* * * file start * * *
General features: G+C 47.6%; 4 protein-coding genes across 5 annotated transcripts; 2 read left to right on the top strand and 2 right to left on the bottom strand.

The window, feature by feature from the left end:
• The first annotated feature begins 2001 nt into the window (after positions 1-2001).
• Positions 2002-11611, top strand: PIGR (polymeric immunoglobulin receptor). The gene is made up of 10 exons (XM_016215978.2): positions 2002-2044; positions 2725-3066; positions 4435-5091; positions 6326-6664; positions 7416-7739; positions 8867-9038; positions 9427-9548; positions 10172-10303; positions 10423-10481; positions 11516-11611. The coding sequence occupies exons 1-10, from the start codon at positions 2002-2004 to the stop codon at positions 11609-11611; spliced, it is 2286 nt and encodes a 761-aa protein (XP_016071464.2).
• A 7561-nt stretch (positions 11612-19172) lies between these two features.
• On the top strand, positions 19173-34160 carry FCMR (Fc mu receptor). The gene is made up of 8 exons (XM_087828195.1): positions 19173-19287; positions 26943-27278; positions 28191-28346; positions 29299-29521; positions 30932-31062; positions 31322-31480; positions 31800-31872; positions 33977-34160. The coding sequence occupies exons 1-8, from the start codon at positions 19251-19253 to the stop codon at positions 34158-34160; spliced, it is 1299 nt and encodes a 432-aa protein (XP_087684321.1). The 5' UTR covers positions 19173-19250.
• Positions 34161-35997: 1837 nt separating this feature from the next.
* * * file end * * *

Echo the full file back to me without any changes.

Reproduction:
General features: G+C 47.6%; 4 protein-coding genes across 5 annotated transcripts; 2 read left to right on the top strand and 2 right to left on the bottom strand.

The window, feature by feature from the left end:
• The first annotated feature begins 2001 nt into the window (after positions 1-2001).
• Positions 2002-11611, top strand: PIGR (polymeric immunoglobulin receptor). The gene is made up of 10 exons (XM_016215978.2): positions 2002-2044; positions 2725-3066; positions 4435-5091; positions 6326-6664; positions 7416-7739; positions 8867-9038; positions 9427-9548; positions 10172-10303; positions 10423-10481; positions 11516-11611. The coding sequence occupies exons 1-10, from the start codon at positions 2002-2004 to the stop codon at positions 11609-11611; spliced, it is 2286 nt and encodes a 761-aa protein (XP_016071464.2).
• A 7561-nt stretch (positions 11612-19172) lies between these two features.
• On the top strand, positions 19173-34160 carry FCMR (Fc mu receptor). The gene is made up of 8 exons (XM_087828195.1): positions 19173-19287; positions 26943-27278; positions 28191-28346; positions 29299-29521; positions 30932-31062; positions 31322-31480; positions 31800-31872; positions 33977-34160. The coding sequence occupies exons 1-8, from the start codon at positions 19251-19253 to the stop codon at positions 34158-34160; spliced, it is 1299 nt and encodes a 432-aa protein (XP_087684321.1). The 5' UTR covers positions 19173-19250.
• Positions 34161-35997: 1837 nt separating this feature from the next.